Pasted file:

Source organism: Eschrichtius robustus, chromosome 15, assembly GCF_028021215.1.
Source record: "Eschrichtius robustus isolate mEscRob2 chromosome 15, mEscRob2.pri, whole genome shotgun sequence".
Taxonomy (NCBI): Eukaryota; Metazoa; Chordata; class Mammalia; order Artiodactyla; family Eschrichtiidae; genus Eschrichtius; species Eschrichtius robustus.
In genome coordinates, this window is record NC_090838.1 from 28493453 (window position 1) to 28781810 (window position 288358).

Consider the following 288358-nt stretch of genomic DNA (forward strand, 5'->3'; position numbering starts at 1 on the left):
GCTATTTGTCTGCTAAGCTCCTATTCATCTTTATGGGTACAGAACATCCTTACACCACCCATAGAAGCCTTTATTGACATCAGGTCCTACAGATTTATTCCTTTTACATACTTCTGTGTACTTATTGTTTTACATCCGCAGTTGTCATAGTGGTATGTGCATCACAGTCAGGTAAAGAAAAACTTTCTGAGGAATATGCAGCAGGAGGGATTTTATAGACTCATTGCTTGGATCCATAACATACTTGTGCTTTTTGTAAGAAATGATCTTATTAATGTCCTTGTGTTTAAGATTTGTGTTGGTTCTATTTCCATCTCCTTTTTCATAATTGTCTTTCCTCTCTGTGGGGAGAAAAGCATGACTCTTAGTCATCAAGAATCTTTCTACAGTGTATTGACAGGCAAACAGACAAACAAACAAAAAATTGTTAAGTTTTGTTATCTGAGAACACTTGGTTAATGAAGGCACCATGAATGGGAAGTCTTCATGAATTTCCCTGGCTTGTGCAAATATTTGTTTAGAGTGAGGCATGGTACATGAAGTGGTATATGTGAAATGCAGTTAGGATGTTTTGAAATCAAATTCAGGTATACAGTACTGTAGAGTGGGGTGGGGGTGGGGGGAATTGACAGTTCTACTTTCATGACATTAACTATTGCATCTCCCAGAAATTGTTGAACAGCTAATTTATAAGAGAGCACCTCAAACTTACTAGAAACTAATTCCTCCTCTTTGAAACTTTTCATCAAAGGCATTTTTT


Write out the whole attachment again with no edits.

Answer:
Source organism: Eschrichtius robustus, chromosome 15, assembly GCF_028021215.1.
Source record: "Eschrichtius robustus isolate mEscRob2 chromosome 15, mEscRob2.pri, whole genome shotgun sequence".
Taxonomy (NCBI): Eukaryota; Metazoa; Chordata; class Mammalia; order Artiodactyla; family Eschrichtiidae; genus Eschrichtius; species Eschrichtius robustus.
In genome coordinates, this window is record NC_090838.1 from 28493453 (window position 1) to 28781810 (window position 288358).

Consider the following 288358-nt stretch of genomic DNA (forward strand, 5'->3'; position numbering starts at 1 on the left):
GCTATTTGTCTGCTAAGCTCCTATTCATCTTTATGGGTACAGAACATCCTTACACCACCCATAGAAGCCTTTATTGACATCAGGTCCTACAGATTTATTCCTTTTACATACTTCTGTGTACTTATTGTTTTACATCCGCAGTTGTCATAGTGGTATGTGCATCACAGTCAGGTAAAGAAAAACTTTCTGAGGAATATGCAGCAGGAGGGATTTTATAGACTCATTGCTTGGATCCATAACATACTTGTGCTTTTTGTAAGAAATGATCTTATTAATGTCCTTGTGTTTAAGATTTGTGTTGGTTCTATTTCCATCTCCTTTTTCATAATTGTCTTTCCTCTCTGTGGGGAGAAAAGCATGACTCTTAGTCATCAAGAATCTTTCTACAGTGTATTGACAGGCAAACAGACAAACAAACAAAAAATTGTTAAGTTTTGTTATCTGAGAACACTTGGTTAATGAAGGCACCATGAATGGGAAGTCTTCATGAATTTCCCTGGCTTGTGCAAATATTTGTTTAGAGTGAGGCATGGTACATGAAGTGGTATATGTGAAATGCAGTTAGGATGTTTTGAAATCAAATTCAGGTATACAGTACTGTAGAGTGGGGTGGGGGTGGGGGGAATTGACAGTTCTACTTTCATGACATTAACTATTGCATCTCCCAGAAATTGTTGAACAGCTAATTTATAAGAGAGCACCTCAAACTTACTAGAAACTAATTCCTCCTCTTTGAAACTTTTCATCAAAGGCATTTTTT